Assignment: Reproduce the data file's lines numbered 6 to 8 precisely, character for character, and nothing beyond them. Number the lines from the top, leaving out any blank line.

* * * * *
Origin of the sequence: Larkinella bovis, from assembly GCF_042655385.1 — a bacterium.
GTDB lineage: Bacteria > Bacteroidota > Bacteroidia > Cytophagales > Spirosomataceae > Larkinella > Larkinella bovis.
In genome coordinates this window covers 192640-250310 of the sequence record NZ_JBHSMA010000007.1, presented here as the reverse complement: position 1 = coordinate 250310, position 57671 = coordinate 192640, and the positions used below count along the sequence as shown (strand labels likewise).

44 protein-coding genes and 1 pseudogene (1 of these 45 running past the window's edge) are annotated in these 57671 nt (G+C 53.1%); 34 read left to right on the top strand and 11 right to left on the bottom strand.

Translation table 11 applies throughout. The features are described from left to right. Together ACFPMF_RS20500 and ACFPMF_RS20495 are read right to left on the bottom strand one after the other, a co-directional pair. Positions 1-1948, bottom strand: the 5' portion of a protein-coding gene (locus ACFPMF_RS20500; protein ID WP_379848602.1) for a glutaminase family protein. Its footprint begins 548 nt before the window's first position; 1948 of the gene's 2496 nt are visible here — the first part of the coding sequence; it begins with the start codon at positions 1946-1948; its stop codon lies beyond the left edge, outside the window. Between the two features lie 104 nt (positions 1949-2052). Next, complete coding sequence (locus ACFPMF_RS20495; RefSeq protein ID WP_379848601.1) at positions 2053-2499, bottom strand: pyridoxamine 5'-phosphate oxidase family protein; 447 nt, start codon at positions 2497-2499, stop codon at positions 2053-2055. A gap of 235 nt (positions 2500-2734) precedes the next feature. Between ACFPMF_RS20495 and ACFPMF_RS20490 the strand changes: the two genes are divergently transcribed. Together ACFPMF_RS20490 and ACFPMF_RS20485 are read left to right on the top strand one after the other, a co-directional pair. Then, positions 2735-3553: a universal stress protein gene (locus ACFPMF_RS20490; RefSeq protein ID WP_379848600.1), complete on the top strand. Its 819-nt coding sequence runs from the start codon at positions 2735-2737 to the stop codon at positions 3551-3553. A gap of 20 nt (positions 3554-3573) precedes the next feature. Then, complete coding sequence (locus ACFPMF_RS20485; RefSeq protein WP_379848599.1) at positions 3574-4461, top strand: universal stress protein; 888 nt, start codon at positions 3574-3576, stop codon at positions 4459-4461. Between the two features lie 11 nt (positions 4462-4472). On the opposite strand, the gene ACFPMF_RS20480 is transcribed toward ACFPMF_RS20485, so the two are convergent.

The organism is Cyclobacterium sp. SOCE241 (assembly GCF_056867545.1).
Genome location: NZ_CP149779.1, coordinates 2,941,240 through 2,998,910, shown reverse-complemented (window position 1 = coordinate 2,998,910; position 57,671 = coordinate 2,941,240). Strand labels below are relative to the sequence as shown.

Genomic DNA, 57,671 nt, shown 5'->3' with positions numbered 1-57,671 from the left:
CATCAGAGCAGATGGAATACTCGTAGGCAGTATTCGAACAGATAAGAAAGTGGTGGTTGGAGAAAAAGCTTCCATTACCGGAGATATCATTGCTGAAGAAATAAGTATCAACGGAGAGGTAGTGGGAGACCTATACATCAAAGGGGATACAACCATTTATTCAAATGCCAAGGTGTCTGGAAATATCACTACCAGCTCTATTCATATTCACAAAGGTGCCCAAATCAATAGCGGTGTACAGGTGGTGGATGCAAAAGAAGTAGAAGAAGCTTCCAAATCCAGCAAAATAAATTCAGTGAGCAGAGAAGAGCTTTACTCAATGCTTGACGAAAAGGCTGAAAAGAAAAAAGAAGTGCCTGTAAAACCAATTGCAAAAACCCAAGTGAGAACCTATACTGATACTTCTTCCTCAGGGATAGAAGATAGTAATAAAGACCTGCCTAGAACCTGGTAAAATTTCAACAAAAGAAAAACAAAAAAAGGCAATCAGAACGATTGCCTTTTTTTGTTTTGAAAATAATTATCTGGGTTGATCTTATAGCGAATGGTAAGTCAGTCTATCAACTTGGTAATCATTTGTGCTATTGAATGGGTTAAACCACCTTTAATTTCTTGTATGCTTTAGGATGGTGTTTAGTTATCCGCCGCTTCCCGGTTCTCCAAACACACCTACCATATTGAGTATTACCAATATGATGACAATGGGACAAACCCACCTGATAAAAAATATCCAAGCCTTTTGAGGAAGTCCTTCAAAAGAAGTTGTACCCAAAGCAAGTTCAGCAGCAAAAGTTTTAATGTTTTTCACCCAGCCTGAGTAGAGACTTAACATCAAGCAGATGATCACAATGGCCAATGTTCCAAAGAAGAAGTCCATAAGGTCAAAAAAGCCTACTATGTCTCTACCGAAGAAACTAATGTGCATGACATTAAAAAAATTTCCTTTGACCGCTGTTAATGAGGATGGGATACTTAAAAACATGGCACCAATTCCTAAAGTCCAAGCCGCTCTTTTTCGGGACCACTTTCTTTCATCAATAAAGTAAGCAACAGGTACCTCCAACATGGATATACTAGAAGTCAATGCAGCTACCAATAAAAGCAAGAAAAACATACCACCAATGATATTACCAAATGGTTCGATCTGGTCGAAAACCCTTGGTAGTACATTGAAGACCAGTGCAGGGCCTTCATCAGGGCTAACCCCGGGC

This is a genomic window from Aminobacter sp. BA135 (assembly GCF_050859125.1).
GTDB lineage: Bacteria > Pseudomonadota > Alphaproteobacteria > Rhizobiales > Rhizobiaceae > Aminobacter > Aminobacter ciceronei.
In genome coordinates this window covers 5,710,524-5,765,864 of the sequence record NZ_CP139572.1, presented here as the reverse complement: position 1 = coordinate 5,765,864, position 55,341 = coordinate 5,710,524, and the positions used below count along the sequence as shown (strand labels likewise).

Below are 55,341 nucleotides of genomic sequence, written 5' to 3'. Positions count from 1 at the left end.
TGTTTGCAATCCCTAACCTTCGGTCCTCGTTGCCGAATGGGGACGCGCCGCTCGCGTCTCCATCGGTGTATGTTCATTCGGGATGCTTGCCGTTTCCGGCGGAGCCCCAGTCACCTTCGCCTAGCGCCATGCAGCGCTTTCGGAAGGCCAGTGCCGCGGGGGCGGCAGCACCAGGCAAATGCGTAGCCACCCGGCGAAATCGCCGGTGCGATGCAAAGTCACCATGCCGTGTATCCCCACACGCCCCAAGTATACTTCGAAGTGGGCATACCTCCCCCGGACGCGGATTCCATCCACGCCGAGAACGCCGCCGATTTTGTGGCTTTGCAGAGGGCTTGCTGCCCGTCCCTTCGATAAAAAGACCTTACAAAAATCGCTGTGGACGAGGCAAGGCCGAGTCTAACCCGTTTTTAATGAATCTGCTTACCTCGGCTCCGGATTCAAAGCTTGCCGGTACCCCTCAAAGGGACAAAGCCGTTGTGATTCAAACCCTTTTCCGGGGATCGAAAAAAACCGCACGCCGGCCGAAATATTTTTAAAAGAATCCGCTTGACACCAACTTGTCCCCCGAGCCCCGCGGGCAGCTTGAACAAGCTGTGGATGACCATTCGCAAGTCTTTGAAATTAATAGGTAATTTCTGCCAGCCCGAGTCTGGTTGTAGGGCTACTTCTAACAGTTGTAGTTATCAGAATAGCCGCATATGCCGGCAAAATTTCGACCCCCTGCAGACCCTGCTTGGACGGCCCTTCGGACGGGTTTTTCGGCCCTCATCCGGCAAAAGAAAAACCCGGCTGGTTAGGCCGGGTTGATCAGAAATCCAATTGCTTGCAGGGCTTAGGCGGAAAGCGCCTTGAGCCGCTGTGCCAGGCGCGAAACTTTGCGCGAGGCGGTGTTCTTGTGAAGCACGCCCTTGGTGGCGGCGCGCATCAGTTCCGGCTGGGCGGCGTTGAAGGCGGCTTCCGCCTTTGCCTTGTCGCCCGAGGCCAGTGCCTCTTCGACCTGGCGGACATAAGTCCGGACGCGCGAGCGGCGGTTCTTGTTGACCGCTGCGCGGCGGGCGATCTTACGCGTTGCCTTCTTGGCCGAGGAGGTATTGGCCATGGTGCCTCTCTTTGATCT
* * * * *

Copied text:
The organism is Cyclobacterium sp. SOCE241 (assembly GCF_056867545.1).
Genome location: NZ_CP149779.1, coordinates 2,941,240 through 2,998,910, shown reverse-complemented (window position 1 = coordinate 2,998,910; position 57,671 = coordinate 2,941,240). Strand labels below are relative to the sequence as shown.

Genomic DNA, 57,671 nt, shown 5'->3' with positions numbered 1-57,671 from the left: